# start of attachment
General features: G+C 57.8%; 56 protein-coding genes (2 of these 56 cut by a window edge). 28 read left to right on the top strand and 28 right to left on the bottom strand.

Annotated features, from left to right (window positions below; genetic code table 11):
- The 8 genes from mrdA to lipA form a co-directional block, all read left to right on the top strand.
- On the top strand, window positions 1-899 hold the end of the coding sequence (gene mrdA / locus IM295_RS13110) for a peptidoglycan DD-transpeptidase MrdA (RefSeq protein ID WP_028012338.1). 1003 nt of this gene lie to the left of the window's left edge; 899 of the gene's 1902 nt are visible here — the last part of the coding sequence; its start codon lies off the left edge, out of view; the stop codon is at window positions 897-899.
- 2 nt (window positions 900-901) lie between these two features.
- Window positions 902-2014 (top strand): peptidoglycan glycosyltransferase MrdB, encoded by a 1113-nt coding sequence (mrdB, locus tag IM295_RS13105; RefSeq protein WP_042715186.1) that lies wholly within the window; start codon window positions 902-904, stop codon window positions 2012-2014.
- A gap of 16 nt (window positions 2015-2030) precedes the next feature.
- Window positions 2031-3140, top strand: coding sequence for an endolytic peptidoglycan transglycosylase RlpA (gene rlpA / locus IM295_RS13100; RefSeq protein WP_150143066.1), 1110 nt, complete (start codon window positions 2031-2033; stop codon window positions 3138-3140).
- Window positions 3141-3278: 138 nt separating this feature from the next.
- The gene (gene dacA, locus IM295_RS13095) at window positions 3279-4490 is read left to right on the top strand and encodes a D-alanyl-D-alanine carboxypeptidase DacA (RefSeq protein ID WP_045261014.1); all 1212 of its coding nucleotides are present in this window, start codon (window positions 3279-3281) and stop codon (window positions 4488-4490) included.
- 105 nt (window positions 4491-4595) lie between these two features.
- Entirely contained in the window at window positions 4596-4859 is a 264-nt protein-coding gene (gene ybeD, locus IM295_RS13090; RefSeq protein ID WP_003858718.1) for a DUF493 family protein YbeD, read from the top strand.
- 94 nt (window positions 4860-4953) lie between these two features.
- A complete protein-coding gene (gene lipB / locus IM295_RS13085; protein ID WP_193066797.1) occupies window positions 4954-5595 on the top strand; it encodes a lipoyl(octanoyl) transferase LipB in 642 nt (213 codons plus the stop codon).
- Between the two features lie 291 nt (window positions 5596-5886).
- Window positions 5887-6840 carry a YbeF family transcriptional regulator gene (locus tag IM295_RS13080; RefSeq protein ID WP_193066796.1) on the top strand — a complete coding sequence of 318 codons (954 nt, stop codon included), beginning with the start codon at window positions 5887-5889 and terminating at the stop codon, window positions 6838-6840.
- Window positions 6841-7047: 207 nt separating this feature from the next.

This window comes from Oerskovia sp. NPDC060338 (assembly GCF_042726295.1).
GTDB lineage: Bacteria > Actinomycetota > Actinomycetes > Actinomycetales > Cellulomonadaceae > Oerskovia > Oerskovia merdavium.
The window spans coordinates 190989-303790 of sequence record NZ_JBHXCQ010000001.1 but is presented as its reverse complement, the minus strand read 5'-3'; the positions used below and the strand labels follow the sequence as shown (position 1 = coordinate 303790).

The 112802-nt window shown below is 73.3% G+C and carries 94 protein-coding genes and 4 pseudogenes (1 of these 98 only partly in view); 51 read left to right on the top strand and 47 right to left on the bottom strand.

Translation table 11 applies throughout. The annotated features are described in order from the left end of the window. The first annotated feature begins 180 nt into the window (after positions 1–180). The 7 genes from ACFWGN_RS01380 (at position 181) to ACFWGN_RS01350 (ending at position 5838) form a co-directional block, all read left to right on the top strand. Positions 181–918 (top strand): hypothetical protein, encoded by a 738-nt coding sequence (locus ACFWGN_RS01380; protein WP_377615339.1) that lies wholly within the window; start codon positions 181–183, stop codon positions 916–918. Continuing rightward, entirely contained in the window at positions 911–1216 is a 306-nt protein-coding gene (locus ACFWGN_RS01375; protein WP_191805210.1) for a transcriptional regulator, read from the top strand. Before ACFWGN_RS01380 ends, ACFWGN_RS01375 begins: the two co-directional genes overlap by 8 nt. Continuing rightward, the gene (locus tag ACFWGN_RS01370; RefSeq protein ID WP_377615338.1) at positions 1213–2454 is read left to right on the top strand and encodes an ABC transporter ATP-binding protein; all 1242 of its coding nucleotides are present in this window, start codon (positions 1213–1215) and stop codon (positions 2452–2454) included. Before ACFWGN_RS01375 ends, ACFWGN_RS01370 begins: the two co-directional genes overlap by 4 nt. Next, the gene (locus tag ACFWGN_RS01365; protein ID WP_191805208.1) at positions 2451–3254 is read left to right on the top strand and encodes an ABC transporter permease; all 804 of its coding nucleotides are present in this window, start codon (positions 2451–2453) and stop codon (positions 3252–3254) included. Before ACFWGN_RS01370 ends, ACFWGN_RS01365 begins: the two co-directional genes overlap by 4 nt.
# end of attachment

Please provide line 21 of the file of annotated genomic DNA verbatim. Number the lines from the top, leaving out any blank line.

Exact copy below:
The 112802-nt window shown below is 73.3% G+C and carries 94 protein-coding genes and 4 pseudogenes (1 of these 98 only partly in view); 51 read left to right on the top strand and 47 right to left on the bottom strand.